The Crime Club (Hardcover)
The Detective Story Club's first short story anthology is based around a London detective club and includes three newly discovered tales unpublished for 100 years, plus a story bearing an uncanny resemblance to a Conan Doyle Sherlock Holmes story but written some seven years earlier.
'You will seek in vain in any book of reference for the name of The Crime Club. Its watchword is secrecy. Its members wear the mask of mystery, but they form the most powerful organisation against master criminals ever known. The Crime Club is an international club composed of men, but they spend their lives studying crime and criminals. In its headquarters are to be found men from Scotland Yard and many foreign detectives and secret service agents. This book tells of their greatest victories over crime and is written, in association with George Dilnot, by a former member of the criminal investigation department of Scotland Yard.' With its highly evocative title, The Crime Club was the first collection of short stories published by the Detective Story Club. Co-authored by CID Superintendent Frank Froest and police historian George Dilnot, these entertaining mysteries left readers guessing how many were based on true cases.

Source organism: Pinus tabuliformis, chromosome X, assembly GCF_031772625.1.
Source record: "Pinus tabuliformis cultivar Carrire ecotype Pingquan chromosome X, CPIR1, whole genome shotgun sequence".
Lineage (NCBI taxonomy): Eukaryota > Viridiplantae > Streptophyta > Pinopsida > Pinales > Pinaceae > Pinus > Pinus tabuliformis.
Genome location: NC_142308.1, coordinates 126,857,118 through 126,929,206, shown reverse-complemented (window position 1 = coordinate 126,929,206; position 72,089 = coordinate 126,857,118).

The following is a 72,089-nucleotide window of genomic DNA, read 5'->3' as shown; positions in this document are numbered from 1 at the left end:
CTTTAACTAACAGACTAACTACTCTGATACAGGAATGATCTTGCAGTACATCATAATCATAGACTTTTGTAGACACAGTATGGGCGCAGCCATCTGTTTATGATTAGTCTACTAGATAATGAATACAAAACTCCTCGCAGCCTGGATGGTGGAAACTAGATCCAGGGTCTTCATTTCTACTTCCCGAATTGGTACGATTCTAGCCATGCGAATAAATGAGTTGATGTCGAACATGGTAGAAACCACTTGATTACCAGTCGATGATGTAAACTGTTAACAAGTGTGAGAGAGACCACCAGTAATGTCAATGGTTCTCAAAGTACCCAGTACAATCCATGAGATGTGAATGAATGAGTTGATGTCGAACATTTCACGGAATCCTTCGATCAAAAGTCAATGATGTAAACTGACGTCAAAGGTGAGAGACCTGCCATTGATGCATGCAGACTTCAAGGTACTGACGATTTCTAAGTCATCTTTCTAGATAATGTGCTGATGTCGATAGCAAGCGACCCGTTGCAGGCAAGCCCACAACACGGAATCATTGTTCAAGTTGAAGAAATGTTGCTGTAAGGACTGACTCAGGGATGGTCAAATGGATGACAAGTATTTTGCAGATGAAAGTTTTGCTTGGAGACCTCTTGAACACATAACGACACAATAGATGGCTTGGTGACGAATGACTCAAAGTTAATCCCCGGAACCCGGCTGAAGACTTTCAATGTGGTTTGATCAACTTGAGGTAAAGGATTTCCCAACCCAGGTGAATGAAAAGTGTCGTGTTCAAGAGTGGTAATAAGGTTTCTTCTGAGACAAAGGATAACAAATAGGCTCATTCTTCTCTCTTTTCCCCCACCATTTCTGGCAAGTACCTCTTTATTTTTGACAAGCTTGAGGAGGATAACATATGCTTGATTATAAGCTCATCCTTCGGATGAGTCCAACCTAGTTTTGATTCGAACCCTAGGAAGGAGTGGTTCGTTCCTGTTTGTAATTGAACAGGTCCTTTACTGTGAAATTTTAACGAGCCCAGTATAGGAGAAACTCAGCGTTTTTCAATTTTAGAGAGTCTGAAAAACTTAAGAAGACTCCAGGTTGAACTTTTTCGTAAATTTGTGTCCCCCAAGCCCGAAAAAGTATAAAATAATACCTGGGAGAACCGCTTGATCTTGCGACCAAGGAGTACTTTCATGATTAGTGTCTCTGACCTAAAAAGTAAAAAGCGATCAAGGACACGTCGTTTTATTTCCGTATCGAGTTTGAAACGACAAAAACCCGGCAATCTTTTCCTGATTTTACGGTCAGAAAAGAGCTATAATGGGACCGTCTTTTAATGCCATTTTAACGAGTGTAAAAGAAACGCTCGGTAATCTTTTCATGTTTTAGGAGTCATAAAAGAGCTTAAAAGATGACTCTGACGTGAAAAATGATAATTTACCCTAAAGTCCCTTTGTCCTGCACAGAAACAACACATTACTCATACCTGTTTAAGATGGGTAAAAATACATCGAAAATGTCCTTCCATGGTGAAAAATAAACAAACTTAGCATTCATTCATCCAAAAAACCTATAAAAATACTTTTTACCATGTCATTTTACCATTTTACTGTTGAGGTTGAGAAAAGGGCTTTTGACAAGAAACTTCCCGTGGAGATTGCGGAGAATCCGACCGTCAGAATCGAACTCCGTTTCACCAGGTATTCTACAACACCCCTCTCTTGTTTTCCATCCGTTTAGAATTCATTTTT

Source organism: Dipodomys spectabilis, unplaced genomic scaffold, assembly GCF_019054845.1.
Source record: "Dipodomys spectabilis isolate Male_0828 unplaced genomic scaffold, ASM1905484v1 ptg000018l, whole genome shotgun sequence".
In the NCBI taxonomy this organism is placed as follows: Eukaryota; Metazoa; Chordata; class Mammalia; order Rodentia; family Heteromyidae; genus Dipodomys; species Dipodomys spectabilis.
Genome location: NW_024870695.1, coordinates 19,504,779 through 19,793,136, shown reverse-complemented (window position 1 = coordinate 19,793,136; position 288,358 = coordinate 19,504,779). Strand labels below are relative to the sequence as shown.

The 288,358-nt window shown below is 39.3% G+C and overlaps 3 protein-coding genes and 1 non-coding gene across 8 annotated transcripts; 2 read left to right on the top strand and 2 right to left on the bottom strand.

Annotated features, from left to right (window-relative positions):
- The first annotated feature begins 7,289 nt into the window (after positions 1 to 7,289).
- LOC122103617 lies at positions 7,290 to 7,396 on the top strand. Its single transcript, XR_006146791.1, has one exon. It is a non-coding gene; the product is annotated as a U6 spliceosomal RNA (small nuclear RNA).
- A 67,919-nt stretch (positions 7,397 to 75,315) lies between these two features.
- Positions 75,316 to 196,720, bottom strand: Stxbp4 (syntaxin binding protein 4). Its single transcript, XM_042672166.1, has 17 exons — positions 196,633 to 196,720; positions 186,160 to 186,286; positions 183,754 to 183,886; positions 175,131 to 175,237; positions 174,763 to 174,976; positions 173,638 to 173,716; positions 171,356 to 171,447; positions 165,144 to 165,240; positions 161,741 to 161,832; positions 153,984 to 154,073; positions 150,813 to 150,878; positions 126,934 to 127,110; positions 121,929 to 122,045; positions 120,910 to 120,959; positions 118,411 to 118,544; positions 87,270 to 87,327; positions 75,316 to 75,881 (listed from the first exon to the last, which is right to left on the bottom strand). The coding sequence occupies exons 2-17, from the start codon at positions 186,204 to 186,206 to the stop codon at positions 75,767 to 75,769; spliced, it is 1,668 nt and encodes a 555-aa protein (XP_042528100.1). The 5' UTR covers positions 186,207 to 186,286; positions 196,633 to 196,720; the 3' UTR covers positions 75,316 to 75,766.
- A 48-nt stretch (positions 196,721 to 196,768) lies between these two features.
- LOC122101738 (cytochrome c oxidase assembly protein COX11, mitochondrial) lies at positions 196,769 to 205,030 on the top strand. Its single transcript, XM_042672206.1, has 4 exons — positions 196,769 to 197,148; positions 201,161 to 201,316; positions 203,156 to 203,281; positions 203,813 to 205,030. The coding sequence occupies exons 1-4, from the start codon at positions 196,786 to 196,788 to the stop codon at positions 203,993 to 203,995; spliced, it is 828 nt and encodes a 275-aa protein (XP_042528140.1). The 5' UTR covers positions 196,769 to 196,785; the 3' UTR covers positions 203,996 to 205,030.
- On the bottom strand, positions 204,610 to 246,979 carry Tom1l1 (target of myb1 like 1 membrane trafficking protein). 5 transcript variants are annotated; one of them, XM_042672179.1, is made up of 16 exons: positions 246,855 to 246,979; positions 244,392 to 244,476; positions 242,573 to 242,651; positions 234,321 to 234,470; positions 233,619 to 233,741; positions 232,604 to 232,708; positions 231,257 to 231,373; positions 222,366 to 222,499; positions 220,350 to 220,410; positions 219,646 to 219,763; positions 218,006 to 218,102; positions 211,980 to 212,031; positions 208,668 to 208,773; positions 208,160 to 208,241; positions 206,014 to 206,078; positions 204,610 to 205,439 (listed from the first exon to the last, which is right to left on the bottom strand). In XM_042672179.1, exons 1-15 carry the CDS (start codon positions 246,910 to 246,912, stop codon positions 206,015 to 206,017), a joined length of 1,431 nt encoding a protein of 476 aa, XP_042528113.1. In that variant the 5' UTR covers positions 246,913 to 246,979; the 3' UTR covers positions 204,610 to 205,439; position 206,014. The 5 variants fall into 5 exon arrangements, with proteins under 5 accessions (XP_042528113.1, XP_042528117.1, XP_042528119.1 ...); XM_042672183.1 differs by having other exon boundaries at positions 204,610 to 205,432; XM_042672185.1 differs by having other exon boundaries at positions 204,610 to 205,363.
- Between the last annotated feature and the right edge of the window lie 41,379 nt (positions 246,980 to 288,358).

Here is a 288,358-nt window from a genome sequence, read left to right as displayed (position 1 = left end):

This Detective Story Club classic is introduced by David Brawn, who looks at how the The Crime Club inspired a turning point in British book publishing, and includes three newly discovered stories by Froest and Dilnot.
About the Author
Frank Castle Froest was born in the West of England around 1858. He joined the Metropolitan Police as a police constable in 1879 and worked his way up to Inspector at Scotland Yard by 1894, Chief Inspector in 1903 and Superintendent of the Criminal Investigation Department (CID) from 1906 to his retirement in 1912. Working with the journalist George Dilnot, he wrote The Grell Mystery (1913), the story collection The Crime Club (1915) and The Rogues' Syndicate (1916). After his wife died in 1916, Frank moved into politics and was elected to Somerset County Council. He died in 1930.